Wednesday, June 29, 2011

No. 289: Home Energy Management System from leading housing companies (June 29, 2011)

Leading housing companies will make substantial efforts to market equipment to analyze energy consumption of household. The equipment collects information on energy consumption via the Internet and makes a comparison of ongoing performance with past performance and the average consumption of a standard household. Advice on energy saving is offered with the equipment. The equipment is called Home Energy Management System. Houses equipped with a photovoltaic generation system have a system to know electricity generated and used, and the function to access to the Internet is added to the existing system for analysis of energy consumption. Misawa Homes will put the equipment to see the consumption of electricity, gas, and water service on the market for about 200,000 yen a unit coming August. The company projects to sell the unit to 2,000 houses this year. Sekisui Chemical will start the serve to give advice on power saving for each season most suitable to each household coming August. This service will be offered for 100,000 yen as the supplementary function to the existing equipment that company launched in spring this year. The company plans to sell 17,000 units this year. Daiwa House adopted the equipment of this kind for the substantiative experiment of its housing with storage battery that the company has been doing since last year.

Thursday, June 23, 2011

No. 288: World’s highest voltage superconducting cable (June 23, 2011)

The world’s highest voltage superconducting cable that can resist 275 kilovolts has been developed by Furukawa Electric. The new cable has four times higher performance than the existing cable being marketed by this company, and two times higher performance than the competitive product from Nexans of France. It allows for electric power transmission of 1,500,000 kW that is equivalent to that of a large-scale nuclear power plant or a thermal power plant. Furukawa’s existing cable has the maximum capacity of 66 kilovolts and Nexans’ existing cable 138 kilovolts. Furukawa improved the insulating paper wrapping the wire rods for higher degree of safety. Furukawa specializes in superconducting cables using wire rods containing yttrium, one of rare earthes. The company started the research on the factor technology of the new cable in 2008 as the project entrusted by New Energy and Industrial Technology Development Organization with a research fund of about 300 million yen for three years. Furukawa will start substantiative experiments in alliance with electric power companies both at home and abroad to put it into practical use in 2020. The company projects to achieve sales of 10 billion yen per year.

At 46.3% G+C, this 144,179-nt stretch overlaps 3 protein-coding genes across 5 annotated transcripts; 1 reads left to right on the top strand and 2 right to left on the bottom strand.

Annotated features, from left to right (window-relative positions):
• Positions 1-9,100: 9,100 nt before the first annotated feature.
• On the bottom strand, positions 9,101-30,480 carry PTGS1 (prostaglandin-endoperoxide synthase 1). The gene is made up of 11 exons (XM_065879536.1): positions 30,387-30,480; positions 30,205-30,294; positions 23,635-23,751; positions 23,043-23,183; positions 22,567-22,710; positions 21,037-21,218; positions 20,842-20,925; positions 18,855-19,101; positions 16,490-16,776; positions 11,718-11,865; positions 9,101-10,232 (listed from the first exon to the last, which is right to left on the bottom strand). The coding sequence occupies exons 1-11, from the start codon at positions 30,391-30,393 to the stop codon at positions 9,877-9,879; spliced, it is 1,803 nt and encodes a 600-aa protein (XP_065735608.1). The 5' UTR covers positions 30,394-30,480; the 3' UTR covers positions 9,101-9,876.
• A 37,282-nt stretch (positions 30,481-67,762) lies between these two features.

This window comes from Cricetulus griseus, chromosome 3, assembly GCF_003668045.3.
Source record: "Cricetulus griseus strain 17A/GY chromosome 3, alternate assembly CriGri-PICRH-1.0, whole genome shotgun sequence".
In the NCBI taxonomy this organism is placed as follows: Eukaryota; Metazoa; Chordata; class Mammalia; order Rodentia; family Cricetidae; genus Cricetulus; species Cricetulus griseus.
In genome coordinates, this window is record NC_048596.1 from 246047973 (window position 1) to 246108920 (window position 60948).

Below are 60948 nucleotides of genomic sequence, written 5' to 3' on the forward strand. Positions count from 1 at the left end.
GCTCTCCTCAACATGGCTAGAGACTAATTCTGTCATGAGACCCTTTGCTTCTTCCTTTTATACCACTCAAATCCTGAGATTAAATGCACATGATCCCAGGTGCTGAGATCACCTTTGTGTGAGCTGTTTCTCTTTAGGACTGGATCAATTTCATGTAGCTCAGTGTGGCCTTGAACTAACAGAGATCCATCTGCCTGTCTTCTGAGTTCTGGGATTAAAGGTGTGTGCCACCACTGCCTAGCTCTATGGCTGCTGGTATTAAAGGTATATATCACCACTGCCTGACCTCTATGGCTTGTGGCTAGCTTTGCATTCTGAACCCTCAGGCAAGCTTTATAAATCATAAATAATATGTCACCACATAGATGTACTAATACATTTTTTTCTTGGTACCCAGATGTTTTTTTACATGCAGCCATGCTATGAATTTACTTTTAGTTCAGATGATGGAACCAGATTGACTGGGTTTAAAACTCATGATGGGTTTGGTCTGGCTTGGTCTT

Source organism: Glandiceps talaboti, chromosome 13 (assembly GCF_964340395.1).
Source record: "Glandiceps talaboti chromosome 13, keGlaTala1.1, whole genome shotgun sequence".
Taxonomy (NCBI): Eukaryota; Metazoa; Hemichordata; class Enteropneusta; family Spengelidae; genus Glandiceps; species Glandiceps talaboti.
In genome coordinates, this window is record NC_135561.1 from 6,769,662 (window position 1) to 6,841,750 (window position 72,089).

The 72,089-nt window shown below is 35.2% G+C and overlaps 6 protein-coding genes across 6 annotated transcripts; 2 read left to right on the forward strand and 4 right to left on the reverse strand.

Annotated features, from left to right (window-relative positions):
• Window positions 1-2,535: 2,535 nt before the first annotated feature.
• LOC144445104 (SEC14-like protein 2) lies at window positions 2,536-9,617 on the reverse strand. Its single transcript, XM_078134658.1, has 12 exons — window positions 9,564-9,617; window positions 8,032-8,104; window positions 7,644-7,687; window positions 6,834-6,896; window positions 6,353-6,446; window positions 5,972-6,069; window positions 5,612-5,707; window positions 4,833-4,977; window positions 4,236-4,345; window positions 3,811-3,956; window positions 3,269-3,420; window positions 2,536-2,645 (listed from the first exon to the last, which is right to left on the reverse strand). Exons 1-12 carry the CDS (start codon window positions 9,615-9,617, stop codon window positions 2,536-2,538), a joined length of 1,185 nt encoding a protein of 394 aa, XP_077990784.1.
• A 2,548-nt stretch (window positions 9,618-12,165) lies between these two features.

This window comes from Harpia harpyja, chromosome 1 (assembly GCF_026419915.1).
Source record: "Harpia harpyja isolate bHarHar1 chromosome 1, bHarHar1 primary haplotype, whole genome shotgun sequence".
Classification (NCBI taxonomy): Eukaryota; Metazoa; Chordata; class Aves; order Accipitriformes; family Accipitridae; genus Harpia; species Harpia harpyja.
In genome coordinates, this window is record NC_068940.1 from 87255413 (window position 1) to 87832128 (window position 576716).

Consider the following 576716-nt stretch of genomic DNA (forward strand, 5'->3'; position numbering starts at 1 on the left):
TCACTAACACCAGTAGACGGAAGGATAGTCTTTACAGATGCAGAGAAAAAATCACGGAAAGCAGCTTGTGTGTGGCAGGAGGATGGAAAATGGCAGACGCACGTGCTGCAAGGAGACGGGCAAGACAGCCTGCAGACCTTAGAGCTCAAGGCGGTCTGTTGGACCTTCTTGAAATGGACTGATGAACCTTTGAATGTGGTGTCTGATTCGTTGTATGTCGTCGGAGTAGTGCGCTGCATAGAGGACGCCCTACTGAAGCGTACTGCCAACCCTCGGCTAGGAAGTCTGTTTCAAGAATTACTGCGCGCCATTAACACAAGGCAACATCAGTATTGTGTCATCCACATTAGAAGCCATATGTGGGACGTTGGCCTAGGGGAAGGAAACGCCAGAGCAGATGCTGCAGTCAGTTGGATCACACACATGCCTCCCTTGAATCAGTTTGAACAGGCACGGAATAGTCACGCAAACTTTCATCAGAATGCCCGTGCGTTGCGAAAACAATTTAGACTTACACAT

Monday, June 20, 2011

No. 287: Japanese supercomputer regains the position of the world’s best for the first time in seven years (June 21, 2011)

The next-generation supercomputer under development jointly by RIKEN and Fujitsu rank first in the contest to decide the best supercomputer in the world. Named Kei (10 to the 16th power), this supercomputer will be completed next year. In the performance test, Japan’s latest supercomputer achieved more than three times higher computational capability than the Chinese supercomputer that ranked first in the previous contest. Japan’s supercomputer that ranked first in the world before Kei is the “Earth Simulator” developed by Japan Agency for Marine-Earth Science and Technology. This supercomputer maintained the word’s best position between 2002 and 2004. IBM of the U.S. has been developing a supercomputer comparable to Kei, but the development is behind the schedule. A female Diet member left a very famous phrase in 2009. “Why is it necessary to be the world’s best? Why aren’t you satisfied with the second place?” Possibly this awkward opinion stimulated the development team. Supercomputers are vital to the computation that needs tremendous amount of data processing, such as simulation of car collision and search for new agents for pharmaceuticals. The female Diet member responded to this achievement by saying calmly that the new supercomputer will hopefully be of great help to Japan’s technological development.